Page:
Monday, November 04, 2013

Minor Mentions for Monday

• Tomorrow should bring word, courtesy of the British Crime Writers’ Association, of its findings from a rather ambitious survey to determine the Best Ever Crime Writer, the Best Crime Novel, and the Best Series as voted on by CWA members. “The announcement,” explains Crime Fiction Lover, “will be made at a special evening event held at Foyles on Charing Cross Road in London starting at 6 p.m. ... A panel of experts will be discussing the results of the poll live, including crime-fiction commentator Barry Forshaw, and authors Zoë Sharp, Belinda Bauer, and David Stuart Davies.”

• Having now mentioned Crime Fiction Lover, let me also point out the fact that that blog has begun rolling out its “third annual celebration of new blood in crime fiction--New Talent November.” Already spotlighted as part of this series: Becky Masterman’s Rage Against the Dying; A.P. McCoy’s Taking the Fall; and C.J. Howell, author of New Pulp Press’ The Last of the Smoking Bartenders. Stay tuned here for further developments.

• UK critic and author Mike Ripley is back with the latest installment of his “Getting Away with Murder” column for Shots. Among his subjects this time: Jorn Lier Horst’s Closed for Winter; new translations of Georges Simenon’s early novels; the Margery Allingham Short Story Competition; publisher Five Leaves’ latest anthology, Crime; fresh releases from Nick Stone, Maurizio De Giovanni, and Jill Paton Walsh; and Iceland’s first festival of crime fiction, which is scheduled to take place in Reykjavik from November 21to 24. (To learn more about Iceland Noir, click here.)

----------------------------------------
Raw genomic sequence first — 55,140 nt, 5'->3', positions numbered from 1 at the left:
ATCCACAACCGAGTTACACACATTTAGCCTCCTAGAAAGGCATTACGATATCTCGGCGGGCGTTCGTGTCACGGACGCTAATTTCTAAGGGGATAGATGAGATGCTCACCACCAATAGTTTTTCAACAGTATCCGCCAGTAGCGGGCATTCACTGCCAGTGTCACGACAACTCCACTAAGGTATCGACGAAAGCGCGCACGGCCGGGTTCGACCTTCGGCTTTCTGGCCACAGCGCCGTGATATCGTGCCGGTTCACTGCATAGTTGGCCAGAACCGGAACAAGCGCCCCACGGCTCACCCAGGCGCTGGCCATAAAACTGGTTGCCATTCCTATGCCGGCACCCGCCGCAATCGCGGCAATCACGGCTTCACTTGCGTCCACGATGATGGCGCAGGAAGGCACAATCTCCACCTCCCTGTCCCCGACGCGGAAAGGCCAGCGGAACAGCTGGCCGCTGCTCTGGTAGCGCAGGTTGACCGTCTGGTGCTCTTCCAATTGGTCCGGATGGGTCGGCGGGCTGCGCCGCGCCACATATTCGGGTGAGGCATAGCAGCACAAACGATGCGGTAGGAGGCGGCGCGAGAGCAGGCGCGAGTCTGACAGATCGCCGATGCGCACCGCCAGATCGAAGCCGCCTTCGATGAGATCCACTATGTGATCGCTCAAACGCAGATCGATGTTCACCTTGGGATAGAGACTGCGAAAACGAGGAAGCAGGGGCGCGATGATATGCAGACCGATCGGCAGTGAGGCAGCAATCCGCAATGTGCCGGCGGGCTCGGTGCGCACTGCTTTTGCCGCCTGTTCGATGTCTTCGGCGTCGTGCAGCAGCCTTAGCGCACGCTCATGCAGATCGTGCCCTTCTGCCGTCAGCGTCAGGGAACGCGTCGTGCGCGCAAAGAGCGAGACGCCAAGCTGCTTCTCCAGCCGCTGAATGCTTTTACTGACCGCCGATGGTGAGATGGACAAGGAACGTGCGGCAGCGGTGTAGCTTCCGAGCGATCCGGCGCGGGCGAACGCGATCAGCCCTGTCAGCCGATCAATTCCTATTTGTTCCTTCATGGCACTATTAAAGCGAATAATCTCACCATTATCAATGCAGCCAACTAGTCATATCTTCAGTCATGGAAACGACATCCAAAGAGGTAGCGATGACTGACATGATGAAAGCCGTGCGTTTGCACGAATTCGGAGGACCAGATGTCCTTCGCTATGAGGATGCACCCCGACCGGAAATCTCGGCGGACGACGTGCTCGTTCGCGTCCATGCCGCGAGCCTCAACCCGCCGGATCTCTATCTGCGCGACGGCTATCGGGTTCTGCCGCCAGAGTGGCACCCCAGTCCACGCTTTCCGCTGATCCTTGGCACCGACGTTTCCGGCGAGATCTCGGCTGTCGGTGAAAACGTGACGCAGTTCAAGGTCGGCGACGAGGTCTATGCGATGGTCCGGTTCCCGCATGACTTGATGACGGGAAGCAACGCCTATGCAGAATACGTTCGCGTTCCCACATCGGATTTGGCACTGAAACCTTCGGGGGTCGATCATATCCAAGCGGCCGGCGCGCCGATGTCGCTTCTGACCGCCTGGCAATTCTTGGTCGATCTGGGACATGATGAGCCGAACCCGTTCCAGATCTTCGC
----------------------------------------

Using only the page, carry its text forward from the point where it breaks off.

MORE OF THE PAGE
• Blogger Joe Barone likes the short new Spenser holiday novel, Silent Night (Putnam), penned in part by Robert B. Parker. He adds, though, that “I, like everyone else, read this book knowing it is the manuscript Parker was working on at his writing desk when he died. His longtime agent and friend Helen Brann finished the book.”

• I’ve referred several times over the years (including here) to an unsuccessful 1971 NBC-TV pilot titled Ellery Queen: Don’t Look Behind You, which starred Peter Lawford and Harry Morgan (and was originally written by Columbo creators Richard Levinson and William Link, though they eventually disowned it). Now I see the Web site Modcinema has finally made that flick available on DVD. It’s not a faithful adaptation of the superior 1949 Queen novel Cat of Many Tails, but it’s still interesting in many respects. Thank goodness, however, that Rat Packer Lawford (who’d previously portrayed Nick Charles on the small screen) didn’t have a chance to keep playing Ellery--and thereby re-create him as a hipster icon for the ’70s.

Whaddya know, a “new” Hercule Poirot novella.

• This comes in addition to two previously unpublished short stories featuring Poirot, both of which were included in John Curran’s Agatha Christie’s Secret Notebooks.

• Finally, speaking of that distinguished Belgian sleuth, Mystery Fanfare has posted British TV network ITV’s official trailer promoting the last four movie-length episodes of Agatha Christie’s Poirot (although that trailer seems to focus primarily on previous installments of the popular series). These new episodes began showing in the UK on October 23, and will conclude with a dramatization of Christie’s Curtain, the final Poirot case, on Wednesday, November 13. As Wikipedia observes, “At the programme’s conclusion, every major literary work by Christie that featured the title character will have been adapted.” So far there doesn’t seem to be any news about when these new Poirots will be shown in the States.

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